Department of Labor Looks To Protect Employees From Extreme Heat

The proposed rule, which includes indoor work settings, would protect some 36 million employees.

OSHA points to kitchens and other sources with indoor heat-generating appliances when describing industries where employees have suffered heat-related illnesses.

Last week the Department of Labor posted a proposed rule aimed at protecting millions of employees from significant health risks of extreme heat. The department says record-breaking temperatures across the nation have increased the risks employees face on the job, especially in summer months.

According to the release, if finalized, the proposed rule would help protect some 36 million employees in indoor and outdoor work settings and substantially reduce heat injuries, illnesses and deaths in the workplace.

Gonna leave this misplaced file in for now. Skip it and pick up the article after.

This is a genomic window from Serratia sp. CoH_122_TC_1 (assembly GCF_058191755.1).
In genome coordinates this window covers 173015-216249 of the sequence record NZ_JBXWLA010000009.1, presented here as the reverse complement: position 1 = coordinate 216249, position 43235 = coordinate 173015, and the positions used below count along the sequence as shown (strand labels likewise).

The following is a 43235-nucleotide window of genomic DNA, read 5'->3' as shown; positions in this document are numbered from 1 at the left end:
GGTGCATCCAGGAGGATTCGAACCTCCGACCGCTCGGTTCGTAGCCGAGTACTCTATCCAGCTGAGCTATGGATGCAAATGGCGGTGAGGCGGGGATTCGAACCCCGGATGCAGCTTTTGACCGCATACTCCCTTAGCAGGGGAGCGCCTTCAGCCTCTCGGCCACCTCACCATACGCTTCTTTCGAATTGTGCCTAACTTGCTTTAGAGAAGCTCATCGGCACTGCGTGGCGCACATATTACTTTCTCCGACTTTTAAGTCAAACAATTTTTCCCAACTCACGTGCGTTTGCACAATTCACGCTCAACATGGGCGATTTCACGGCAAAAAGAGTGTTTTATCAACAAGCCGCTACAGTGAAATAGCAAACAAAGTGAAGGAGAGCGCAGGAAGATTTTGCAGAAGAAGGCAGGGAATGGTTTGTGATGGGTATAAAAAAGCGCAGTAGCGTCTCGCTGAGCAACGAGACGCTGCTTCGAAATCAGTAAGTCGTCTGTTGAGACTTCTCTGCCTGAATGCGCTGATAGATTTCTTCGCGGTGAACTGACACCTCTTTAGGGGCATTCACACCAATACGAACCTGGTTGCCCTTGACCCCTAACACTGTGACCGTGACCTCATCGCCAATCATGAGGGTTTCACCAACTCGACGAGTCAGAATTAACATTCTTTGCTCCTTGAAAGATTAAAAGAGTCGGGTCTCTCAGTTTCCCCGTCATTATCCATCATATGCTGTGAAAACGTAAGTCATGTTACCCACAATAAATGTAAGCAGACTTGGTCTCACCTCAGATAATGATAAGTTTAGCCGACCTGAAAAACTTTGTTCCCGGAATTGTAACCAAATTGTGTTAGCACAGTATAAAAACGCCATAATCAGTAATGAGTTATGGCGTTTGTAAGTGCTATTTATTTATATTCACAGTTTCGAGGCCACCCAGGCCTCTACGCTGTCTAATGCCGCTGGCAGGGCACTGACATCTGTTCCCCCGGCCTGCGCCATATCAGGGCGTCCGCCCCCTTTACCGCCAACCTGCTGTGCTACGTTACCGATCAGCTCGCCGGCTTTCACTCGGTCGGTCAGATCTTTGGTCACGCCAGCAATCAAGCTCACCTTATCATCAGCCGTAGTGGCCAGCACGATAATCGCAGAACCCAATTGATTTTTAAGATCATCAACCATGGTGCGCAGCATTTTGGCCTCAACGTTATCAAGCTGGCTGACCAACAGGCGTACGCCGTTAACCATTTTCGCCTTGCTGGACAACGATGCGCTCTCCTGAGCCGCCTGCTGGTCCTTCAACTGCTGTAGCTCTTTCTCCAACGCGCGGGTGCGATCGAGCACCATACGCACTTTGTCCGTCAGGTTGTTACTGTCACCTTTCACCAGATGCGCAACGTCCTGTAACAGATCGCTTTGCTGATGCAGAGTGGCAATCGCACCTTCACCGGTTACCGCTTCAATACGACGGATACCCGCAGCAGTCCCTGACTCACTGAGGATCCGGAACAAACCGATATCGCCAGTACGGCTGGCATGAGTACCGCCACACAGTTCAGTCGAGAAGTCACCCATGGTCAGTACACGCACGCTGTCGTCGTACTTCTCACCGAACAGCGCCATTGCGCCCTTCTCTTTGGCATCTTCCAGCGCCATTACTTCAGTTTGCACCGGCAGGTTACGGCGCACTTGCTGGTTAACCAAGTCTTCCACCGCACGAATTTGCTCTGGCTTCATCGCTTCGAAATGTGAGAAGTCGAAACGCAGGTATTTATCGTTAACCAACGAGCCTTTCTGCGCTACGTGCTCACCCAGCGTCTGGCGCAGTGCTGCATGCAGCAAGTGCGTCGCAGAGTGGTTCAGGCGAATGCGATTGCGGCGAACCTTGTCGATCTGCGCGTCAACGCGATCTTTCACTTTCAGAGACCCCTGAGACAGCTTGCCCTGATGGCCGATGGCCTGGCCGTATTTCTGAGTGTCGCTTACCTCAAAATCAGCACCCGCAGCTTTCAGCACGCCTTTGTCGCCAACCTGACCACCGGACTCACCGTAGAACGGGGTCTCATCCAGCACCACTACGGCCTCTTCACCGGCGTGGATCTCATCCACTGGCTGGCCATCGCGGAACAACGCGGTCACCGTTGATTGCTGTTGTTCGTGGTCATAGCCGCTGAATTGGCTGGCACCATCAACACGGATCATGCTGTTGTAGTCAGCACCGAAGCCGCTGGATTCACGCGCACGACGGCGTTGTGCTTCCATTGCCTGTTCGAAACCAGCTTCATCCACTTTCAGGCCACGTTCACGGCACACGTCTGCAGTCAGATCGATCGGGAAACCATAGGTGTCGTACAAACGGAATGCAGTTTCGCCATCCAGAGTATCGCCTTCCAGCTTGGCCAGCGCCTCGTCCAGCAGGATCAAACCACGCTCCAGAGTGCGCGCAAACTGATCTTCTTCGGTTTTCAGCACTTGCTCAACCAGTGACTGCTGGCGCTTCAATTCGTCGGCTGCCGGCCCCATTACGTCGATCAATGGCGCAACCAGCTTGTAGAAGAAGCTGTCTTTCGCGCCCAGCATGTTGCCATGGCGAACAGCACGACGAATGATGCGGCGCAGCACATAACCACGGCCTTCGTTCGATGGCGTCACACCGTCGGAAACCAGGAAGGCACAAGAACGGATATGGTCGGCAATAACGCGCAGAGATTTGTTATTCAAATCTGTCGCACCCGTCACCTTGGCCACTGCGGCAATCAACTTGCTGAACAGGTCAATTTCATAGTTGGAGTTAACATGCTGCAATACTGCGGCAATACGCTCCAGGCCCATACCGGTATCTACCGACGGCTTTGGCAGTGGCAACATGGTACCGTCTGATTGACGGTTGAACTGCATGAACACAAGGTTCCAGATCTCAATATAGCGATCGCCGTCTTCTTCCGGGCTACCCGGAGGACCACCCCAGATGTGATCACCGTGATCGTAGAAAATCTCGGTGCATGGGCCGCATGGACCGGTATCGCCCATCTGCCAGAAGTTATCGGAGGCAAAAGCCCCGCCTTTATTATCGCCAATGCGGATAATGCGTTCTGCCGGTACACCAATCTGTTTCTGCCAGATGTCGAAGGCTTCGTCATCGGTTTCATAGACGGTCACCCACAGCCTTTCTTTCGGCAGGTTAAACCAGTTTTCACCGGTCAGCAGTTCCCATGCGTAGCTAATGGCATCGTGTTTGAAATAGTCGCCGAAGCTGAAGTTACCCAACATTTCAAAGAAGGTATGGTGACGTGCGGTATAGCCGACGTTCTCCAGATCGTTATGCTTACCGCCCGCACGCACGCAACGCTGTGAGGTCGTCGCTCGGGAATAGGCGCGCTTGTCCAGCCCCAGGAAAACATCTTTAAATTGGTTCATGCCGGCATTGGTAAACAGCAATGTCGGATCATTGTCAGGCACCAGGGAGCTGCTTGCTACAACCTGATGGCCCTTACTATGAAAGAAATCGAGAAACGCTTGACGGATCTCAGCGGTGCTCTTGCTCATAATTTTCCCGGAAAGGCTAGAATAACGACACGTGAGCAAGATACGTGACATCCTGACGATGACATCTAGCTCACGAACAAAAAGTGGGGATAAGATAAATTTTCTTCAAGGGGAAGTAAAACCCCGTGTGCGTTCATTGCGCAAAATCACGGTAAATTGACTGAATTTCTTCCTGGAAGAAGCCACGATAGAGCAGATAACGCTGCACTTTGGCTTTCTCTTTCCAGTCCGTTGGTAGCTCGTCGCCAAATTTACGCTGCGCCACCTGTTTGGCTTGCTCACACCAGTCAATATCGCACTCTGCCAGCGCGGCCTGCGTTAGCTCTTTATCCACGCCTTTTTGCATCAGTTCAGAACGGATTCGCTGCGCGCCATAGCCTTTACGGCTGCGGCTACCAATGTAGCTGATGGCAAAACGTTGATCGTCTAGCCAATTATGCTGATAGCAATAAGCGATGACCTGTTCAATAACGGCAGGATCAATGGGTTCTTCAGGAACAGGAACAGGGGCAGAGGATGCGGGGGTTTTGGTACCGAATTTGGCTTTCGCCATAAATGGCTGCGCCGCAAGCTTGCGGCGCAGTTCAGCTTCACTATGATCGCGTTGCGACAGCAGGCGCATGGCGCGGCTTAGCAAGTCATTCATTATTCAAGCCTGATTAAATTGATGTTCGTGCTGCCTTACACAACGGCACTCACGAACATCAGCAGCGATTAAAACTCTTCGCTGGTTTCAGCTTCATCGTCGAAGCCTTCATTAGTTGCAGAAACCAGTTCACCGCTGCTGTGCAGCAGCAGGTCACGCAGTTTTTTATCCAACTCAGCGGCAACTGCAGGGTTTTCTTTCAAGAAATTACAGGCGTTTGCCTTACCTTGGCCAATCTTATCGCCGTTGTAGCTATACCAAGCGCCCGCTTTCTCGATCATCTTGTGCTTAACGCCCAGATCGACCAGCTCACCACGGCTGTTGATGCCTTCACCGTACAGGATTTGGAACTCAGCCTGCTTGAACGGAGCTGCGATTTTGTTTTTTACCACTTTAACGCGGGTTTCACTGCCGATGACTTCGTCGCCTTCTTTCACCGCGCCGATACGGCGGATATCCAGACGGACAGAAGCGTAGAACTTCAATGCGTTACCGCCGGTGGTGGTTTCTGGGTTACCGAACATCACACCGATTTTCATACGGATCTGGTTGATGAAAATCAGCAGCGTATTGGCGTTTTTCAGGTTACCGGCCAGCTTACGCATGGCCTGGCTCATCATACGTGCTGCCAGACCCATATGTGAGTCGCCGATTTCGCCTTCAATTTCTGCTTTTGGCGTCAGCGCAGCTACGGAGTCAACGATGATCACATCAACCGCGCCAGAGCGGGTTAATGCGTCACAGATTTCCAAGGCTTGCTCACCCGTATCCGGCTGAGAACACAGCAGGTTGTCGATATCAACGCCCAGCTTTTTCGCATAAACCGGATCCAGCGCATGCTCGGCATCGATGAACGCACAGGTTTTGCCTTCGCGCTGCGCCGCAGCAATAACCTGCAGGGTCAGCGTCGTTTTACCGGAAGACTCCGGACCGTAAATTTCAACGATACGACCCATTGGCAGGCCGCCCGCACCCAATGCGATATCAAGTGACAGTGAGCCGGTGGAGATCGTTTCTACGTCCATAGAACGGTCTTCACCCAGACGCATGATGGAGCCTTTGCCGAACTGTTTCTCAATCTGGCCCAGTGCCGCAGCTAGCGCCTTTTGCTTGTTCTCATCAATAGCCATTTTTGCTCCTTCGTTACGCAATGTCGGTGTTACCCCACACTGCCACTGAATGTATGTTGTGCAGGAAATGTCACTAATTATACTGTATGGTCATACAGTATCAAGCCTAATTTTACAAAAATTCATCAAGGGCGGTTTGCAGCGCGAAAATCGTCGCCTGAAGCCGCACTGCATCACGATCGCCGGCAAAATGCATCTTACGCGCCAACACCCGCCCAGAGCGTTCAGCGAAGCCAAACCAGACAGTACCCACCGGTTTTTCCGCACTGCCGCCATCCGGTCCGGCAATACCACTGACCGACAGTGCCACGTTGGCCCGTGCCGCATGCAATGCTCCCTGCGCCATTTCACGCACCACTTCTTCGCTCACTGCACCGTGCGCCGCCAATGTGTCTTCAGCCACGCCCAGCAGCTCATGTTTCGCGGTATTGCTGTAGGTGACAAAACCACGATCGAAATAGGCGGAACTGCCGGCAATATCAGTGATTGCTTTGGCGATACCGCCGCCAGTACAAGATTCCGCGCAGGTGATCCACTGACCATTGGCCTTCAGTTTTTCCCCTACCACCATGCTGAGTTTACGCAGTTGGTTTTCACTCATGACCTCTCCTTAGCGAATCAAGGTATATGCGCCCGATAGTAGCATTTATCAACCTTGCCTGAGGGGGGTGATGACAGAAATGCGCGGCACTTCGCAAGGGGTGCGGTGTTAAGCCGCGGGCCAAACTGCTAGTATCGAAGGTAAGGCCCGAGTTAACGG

The proposed rule would require employers to do the following:

  • Develop an injury and illness prevention plan to control heat hazards in workplaces affected by excessive heat
  • Evaluate heat risks and—when heat increases risks to employees—implement requirements for drinking water, rest breaks and control of indoor heat
  • Create a plan to protect new or returning workers unaccustomed to working in high heat conditions
  • Provide training, have procedures to respond if an employee is experiencing signs and symptoms of a heat-related illness and take immediate action to help an employee experiencing signs and symptoms of a heat emergency.

The department encourages the public to submit written comments on the rule once it is published in the Federal Register. It expects a public hearing after the close of the written comment period. More information will be available on submitting comments when the rule is published.

On a related note, Cal/OSHA continues to work on its heat illness prevention efforts, part of which demands indoor places of employment not equal or exceed 82°F.


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